Maybe it’s that need to be an active reader, one who reads between the lines, that is the turn-off for the genre? I know some fantasy has similar requirementsto read between the lines (Fire Logic comes to mind), but is that typical of fantasy as a genre? I haven’t read it in ages, but I don’t recall that need to think about the underlying message, not in the same what that I have to for most SF stories.

  4. 4. Karen Wester Newton

    Well, since we’re talking about sales figures, maybe it’s partly that fantasies tend to be written in a series, more so, I think than science fiction. A reader who like a fantasy will by all 5 -6 books in that series. He/she already knows they like the characters. But books that stand alone don’t come with as much of a built-in audience.

  5. 5. Mike Brotherton

    Not only are there dystopias, there’s the classic story of “playing god” (e.g., Frankenstein or almost any Michael Crichton book) that invariably ends badly. Cyberpunk also tends to be “dark and depressing.” I think all it takes is a few subgenres to color the whole swath. The perception is definitely widespread as my novels, nominally optimistic about the future, have been noted as being exceptional in the current market for that property.

  6. 6. lyda morehouse

    Sandra, I think you may have hit on something. One of the things I tell my students about science fiction readers is that we’ve been trained by our genre to read carefully. Writers of science fiction can be more subtle with hints about the nature of their aliens, etc., because science fiction readers tend to naturally attempt to ferret out information about the world, culture, etc., they’re reading about.

    I guess there *is* something to this idea that SF is “too hard,” although I’d prefer to say that, like fine wine or dark roast coffee, science fiction is an aquired taste.

    However, that doesn’t translate very well to big sales numbers, does it?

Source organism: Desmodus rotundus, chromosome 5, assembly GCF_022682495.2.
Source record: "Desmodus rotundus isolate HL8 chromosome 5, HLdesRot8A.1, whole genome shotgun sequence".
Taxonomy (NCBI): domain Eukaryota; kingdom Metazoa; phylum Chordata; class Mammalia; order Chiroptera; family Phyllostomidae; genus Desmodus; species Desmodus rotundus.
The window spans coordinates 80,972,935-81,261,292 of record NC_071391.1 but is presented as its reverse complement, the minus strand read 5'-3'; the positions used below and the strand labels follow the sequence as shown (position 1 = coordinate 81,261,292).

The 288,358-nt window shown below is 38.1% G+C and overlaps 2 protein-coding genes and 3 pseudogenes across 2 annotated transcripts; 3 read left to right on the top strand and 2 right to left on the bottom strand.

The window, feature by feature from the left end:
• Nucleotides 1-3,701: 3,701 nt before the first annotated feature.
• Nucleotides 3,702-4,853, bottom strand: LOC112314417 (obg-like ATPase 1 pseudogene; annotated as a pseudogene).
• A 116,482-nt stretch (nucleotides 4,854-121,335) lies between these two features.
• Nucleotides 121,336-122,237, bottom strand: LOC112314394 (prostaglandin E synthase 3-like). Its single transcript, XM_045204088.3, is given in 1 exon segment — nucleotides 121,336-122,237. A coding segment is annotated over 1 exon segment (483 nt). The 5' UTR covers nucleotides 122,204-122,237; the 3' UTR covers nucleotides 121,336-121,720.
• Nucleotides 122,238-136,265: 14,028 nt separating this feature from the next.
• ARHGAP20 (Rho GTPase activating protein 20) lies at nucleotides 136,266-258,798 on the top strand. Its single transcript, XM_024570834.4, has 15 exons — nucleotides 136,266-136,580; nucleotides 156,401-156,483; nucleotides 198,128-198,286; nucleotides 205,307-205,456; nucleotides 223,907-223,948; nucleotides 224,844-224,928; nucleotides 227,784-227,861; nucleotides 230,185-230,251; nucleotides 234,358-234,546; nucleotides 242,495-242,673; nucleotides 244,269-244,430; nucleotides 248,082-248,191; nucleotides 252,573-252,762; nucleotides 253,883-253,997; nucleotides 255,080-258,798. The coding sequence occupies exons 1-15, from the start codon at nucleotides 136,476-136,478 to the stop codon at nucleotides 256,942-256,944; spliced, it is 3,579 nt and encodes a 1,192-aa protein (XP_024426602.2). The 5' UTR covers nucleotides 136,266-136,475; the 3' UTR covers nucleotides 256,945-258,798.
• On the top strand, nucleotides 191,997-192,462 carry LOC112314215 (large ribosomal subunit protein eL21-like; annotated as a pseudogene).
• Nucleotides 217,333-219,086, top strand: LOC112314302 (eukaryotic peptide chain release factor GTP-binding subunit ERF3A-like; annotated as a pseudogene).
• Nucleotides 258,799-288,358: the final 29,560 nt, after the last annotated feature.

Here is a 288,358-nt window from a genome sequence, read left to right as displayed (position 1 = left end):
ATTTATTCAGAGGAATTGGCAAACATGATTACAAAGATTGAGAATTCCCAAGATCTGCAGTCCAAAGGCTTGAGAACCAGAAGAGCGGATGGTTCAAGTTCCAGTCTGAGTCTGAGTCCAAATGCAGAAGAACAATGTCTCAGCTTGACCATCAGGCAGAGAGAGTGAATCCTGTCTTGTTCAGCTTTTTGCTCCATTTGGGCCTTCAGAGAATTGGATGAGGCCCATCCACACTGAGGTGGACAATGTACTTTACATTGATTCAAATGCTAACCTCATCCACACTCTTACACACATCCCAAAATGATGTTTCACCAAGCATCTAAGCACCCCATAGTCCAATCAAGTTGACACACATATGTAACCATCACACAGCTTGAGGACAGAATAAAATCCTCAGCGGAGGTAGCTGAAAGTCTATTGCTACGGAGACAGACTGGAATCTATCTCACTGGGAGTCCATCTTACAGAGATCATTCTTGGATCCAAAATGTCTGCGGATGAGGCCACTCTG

7. 7. Soni

    Mike B

    I disagree that cyberpunk is dark and depressing, although it could just be me. I’m a bit of a subversive and vaguely anti-social geek by nature, so I often find the “Blade Runner” style futures freeing and intriguing (like a dark street that turns a corner just before it runs out of visual range), rather than dark and depressing.

    Sure, these settings are no place to raise a family. But if you’re a rogue coder, “street entrepreneur” or similar personality, they’re a time of much wildness and open-ended possibilities. Since I tend to relate to these marginal types anyway, I find myself deeply entranced by the potentialities of cyberpunk.

  8. 8. bob charters

    I’d say it has to do with the reason people read: as an escape. It doesn’t matter how depressing the actual narrative is, whether it’s Frodo and Sam in middle of Mordor (the most depressing setting I can imagine) or Pepper picking off Asteca priests above the Wicked Heights (just finished reading Crystal Rain). Mordor is a different world than ours, and therefore, an escape. Nanagada is in some corner of our own Galaxy, a possible home for some of us (according to Tobias Buckell), and therefore not really an escape — at least for some readers, not including myself. I’d agree that Tideline isn’t depressing, but it’s still a possible future, and therefore, not far enough away from us to be an ideal escape.


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Author Information

Lyda Morehouse

Lyda Morehouse is the author of the science fiction AngeLINK series. She's won the Shamus and the Philip K. Dick Special Citation for Excellence (aka 2nd place). Her books have also been nominated for the Romantic Times Critics' Choice and preliminary Nebula ballot. She lives in the deep-freeze of Saint Paul, MN with her partner of twenty-odd years, their son, and lots and lots of cats (and fish!) Visit site.